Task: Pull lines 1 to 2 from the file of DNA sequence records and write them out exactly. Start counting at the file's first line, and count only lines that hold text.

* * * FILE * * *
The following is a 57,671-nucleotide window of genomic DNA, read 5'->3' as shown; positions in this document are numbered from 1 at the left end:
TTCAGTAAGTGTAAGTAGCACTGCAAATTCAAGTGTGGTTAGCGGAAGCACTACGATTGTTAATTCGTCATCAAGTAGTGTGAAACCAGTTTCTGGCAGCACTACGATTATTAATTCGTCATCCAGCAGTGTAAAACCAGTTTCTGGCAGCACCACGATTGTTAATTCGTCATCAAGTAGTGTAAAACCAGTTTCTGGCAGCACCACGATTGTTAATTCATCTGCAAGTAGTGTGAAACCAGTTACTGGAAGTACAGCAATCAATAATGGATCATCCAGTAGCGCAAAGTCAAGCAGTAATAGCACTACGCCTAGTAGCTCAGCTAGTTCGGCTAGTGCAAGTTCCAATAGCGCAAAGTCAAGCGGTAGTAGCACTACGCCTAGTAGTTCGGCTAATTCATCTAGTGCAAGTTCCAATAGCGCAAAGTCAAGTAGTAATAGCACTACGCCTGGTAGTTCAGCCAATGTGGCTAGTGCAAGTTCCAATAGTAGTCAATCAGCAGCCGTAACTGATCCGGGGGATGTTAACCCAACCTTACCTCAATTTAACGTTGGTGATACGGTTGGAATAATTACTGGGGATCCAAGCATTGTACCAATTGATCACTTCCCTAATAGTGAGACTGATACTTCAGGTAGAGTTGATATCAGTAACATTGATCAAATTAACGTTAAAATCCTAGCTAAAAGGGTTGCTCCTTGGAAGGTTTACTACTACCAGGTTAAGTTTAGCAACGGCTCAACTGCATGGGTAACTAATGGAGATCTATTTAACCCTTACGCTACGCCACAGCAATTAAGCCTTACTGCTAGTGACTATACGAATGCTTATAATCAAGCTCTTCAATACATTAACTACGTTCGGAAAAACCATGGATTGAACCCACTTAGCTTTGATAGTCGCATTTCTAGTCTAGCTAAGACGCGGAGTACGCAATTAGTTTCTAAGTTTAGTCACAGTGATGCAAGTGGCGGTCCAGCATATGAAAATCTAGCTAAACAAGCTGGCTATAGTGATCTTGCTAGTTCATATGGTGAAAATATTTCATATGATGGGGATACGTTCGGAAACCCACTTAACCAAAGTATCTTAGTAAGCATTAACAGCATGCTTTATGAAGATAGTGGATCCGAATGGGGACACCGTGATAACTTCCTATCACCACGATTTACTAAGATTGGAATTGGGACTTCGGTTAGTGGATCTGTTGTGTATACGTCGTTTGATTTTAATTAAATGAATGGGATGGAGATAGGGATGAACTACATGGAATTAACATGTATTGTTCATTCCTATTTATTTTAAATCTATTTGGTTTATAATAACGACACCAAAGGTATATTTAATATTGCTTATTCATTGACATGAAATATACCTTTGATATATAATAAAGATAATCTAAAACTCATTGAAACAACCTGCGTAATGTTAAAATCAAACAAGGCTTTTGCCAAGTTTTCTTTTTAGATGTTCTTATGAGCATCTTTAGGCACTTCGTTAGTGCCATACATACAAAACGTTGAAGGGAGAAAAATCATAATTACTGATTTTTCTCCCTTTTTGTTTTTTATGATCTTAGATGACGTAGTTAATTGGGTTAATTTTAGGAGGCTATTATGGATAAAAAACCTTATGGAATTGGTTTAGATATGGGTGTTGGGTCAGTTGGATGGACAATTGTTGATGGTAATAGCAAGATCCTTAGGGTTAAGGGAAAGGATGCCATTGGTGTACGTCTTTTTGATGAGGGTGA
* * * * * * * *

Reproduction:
The following is a 57,671-nucleotide window of genomic DNA, read 5'->3' as shown; positions in this document are numbered from 1 at the left end:
TTCAGTAAGTGTAAGTAGCACTGCAAATTCAAGTGTGGTTAGCGGAAGCACTACGATTGTTAATTCGTCATCAAGTAGTGTGAAACCAGTTTCTGGCAGCACTACGATTATTAATTCGTCATCCAGCAGTGTAAAACCAGTTTCTGGCAGCACCACGATTGTTAATTCGTCATCAAGTAGTGTAAAACCAGTTTCTGGCAGCACCACGATTGTTAATTCATCTGCAAGTAGTGTGAAACCAGTTACTGGAAGTACAGCAATCAATAATGGATCATCCAGTAGCGCAAAGTCAAGCAGTAATAGCACTACGCCTAGTAGCTCAGCTAGTTCGGCTAGTGCAAGTTCCAATAGCGCAAAGTCAAGCGGTAGTAGCACTACGCCTAGTAGTTCGGCTAATTCATCTAGTGCAAGTTCCAATAGCGCAAAGTCAAGTAGTAATAGCACTACGCCTGGTAGTTCAGCCAATGTGGCTAGTGCAAGTTCCAATAGTAGTCAATCAGCAGCCGTAACTGATCCGGGGGATGTTAACCCAACCTTACCTCAATTTAACGTTGGTGATACGGTTGGAATAATTACTGGGGATCCAAGCATTGTACCAATTGATCACTTCCCTAATAGTGAGACTGATACTTCAGGTAGAGTTGATATCAGTAACATTGATCAAATTAACGTTAAAATCCTAGCTAAAAGGGTTGCTCCTTGGAAGGTTTACTACTACCAGGTTAAGTTTAGCAACGGCTCAACTGCATGGGTAACTAATGGAGATCTATTTAACCCTTACGCTACGCCACAGCAATTAAGCCTTACTGCTAGTGACTATACGAATGCTTATAATCAAGCTCTTCAATACATTAACTACGTTCGGAAAAACCATGGATTGAACCCACTTAGCTTTGATAGTCGCATTTCTAGTCTAGCTAAGACGCGGAGTACGCAATTAGTTTCTAAGTTTAGTCACAGTGATGCAAGTGGCGGTCCAGCATATGAAAATCTAGCTAAACAAGCTGGCTATAGTGATCTTGCTAGTTCATATGGTGAAAATATTTCATATGATGGGGATACGTTCGGAAACCCACTTAACCAAAGTATCTTAGTAAGCATTAACAGCATGCTTTATGAAGATAGTGGATCCGAATGGGGACACCGTGATAACTTCCTATCACCACGATTTACTAAGATTGGAATTGGGACTTCGGTTAGTGGATCTGTTGTGTATACGTCGTTTGATTTTAATTAAATGAATGGGATGGAGATAGGGATGAACTACATGGAATTAACATGTATTGTTCATTCCTATTTATTTTAAATCTATTTGGTTTATAATAACGACACCAAAGGTATATTTAATATTGCTTATTCATTGACATGAAATATACCTTTGATATATAATAAAGATAATCTAAAACTCATTGAAACAACCTGCGTAATGTTAAAATCAAACAAGGCTTTTGCCAAGTTTTCTTTTTAGATGTTCTTATGAGCATCTTTAGGCACTTCGTTAGTGCCATACATACAAAACGTTGAAGGGAGAAAAATCATAATTACTGATTTTTCTCCCTTTTTGTTTTTTATGATCTTAGATGACGTAGTTAATTGGGTTAATTTTAGGAGGCTATTATGGATAAAAAACCTTATGGAATTGGTTTAGATATGGGTGTTGGGTCAGTTGGATGGACAATTGTTGATGGTAATAGCAAGATCCTTAGGGTTAAGGGAAAGGATGCCATTGGTGTACGTCTTTTTGATGAGGGTGA